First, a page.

Brain Power and CALL

Picture this: You’re standing in front of 30 other students, ready to give your first speech. This morning you felt okay about it, but now your stomach is in knots. All of the sudden, you freeze. You can’t remember how your speech starts! Or how it ends! Or the middle! Surely the information has left your brain; it’s not in there! You filled it too full of chemical formulas and Shakespeare sonnets! There simply wasn’t enough room to handle a speech, too! You’re doomed.

But fear not! It is in there somewhere! See, our brain’s capacity is so immense that there is literally no way you could ever run out of space. According to Paul Reber, professor of psychology at Northwestern University, our brain has somewhere around one billion neurons, which gives us a memory capacity of nearly one million gigabytes. Now, I feel like we sometimes don’t seem to understand the immensity of numbers, so let me say again. We have 1,000,000 gigabytes of storage in our brains; that is the same capacity of nearly 63,000 iPhones. Reber breaks this down even further, telling us that “if your brain worked like a digital video recorder in a television, 2.5 petabytes [equivalent to 1 million GB] would be enough to hold three million hours of TV shows. You would have to leave the TV running continuously for more than 300 years to use up all that storage.” (source)

What you are probably experiencing is anxiety, which happens to everyone, especially in your first speech! There are several ways to combat anxiety, such as being prepared, being organized, and making practice real. Preparedness is essential to a successful speech delivery. Knowing your content and having practiced several times will put you at ease, knowing that you’re ready to rock. Additionally, having a well-organized speech with a clear beginning, middle, and end will help cut down your stress and worry, building up your effectiveness and results! Lastly, practicing your speech in mock real-life situations will allow you to be comfortable with the environment you’ll most likely be in while delivering!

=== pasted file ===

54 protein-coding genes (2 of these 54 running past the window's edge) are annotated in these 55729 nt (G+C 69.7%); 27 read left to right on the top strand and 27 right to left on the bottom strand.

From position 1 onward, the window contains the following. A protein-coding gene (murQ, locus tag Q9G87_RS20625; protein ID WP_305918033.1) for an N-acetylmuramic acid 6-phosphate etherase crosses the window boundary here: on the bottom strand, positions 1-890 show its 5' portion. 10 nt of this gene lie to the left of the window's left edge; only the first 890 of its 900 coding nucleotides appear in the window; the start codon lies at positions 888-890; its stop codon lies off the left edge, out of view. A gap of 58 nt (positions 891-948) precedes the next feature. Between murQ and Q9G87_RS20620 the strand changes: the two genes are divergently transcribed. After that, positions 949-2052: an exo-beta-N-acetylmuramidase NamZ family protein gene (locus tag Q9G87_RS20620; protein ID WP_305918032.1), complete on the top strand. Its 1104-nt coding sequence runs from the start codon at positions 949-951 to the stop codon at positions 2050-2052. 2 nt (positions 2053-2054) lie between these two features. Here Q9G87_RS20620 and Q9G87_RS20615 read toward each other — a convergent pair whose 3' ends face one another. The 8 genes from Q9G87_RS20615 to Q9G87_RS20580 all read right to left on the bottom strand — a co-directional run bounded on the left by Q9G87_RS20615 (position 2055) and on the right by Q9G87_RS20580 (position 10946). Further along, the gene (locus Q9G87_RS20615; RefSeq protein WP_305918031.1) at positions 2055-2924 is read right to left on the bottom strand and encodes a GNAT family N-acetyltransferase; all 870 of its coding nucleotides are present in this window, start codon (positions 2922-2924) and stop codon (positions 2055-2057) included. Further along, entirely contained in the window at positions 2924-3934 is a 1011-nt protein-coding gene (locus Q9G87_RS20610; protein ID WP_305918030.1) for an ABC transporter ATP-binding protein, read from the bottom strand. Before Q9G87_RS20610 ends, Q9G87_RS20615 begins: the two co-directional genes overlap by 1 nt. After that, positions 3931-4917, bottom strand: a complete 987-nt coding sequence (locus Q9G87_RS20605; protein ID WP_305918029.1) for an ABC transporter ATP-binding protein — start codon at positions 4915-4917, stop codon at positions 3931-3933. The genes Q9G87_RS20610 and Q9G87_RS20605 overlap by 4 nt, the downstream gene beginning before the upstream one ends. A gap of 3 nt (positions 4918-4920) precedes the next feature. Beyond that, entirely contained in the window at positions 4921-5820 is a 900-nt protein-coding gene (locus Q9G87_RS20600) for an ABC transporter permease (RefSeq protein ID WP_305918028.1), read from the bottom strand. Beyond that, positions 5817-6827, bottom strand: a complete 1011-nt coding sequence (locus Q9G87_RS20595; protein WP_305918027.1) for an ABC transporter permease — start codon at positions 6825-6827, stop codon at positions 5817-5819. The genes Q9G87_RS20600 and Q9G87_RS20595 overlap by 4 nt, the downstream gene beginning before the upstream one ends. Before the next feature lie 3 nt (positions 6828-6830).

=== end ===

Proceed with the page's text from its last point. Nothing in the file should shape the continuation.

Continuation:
To put any and all of these tips into motion, swing by the CALL center on ASU West Campus, located on the third floor of SANDS. We’ve got the resources you need to combat anxiety and dig that information out of the crevasses of your brain. Our dedicated mentors are eager to help!

Source:

What Is the Memory Capacity of the Human Brain? (n.d.). Retrieved January 30, 2015, from http://www.scientificamerican.com/article/what-is-the-memory-capacity/

Posted in Communication Assessment and Learning Lab News